Otto calls the object of numinous feelings the numen, something that is both value and object but which can be only indirectly characterized by means of "ideograms"—that is, by designating properties which would appropriately call forth a feeling response analogous to that evoked in the encounter with the numen. For example, the encounter with the numen evokes religious dread. This is analogous to fear. Accordingly, we indicate the property of the numen that arouses religious dread by wrath, a term that refers to a property which often produces fear. In addition to this, however, we can and should "schematize" the numen by means of such rational concepts as goodness, completeness, necessity, and substantiality. That is, concepts of this sort may be predicated of the numen. The resulting judgment is synthetic a priori. It may be suggested that the cash value of the last claim is that we just "see" the connection to be appropriate if we possess numinous feelings.
When the concept of the numinous and the schematizing concepts are brought together in this way, we have the "complex category of the 'holy' itself." The category is a priori in the sense that (1) the connection between the notion of the numinous and the schematizing concepts is a priori, (2) the concept of the numinous is a priori in that although it arises "amid the sensory data … of the natural world, … it does not arise out of them," and (3) the schematizing concepts are a priori.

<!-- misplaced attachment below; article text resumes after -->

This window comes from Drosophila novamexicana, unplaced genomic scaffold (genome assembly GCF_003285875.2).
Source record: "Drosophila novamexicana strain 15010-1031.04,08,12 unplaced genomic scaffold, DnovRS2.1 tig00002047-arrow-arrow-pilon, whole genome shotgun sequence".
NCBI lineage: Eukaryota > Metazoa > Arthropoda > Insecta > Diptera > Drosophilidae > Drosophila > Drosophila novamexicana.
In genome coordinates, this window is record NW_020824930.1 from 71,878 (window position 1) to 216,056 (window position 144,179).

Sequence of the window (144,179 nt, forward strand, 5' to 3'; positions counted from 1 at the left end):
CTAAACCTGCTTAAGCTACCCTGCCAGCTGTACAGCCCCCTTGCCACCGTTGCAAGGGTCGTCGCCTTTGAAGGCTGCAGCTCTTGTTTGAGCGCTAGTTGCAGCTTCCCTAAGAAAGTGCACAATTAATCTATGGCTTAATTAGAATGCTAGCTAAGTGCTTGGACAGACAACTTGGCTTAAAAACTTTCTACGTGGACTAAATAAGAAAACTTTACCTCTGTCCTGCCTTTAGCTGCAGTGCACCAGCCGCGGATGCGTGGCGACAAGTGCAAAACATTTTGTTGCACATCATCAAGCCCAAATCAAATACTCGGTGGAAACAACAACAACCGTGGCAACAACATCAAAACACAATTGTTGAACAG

The last claim is difficult to maintain, however, for Otto's examples of the schematizing concepts seem to make this impossible. It could perhaps be argued that schematizing concepts such as completeness, necessity, substantiality, and goodness are a priori. Otto also wishes to say, however, that the concepts of love, mercy, and moral will can function as concepts that schematize various aspects of the numinous. It is difficult to maintain that a concept such as love is a priori. What Otto maintains is that although "love" as applied to the numen and "love" as applied in ordinary situations have the same content, their form differs. When referred to the numen, the term is taken absolutely; when it is applied in ordinary situations, it is not. Otto seems to mean that love in the ordinary sense admits of degrees that can be arranged on a scale. The love of the numen is the limit of this scale. Since the limit (whatever this might be) is not given to us in sense experience, we may call it a priori.
Religious Feelings and the Numen
We can now explicate more fully the role that religious or numinous feelings play in religious knowledge. They disclose the numen to us. They are the source of the concept of the numinous. Finally, they appear to warrant the synthetic a priori judgments that link the schematizing concepts to the concept of the numinous.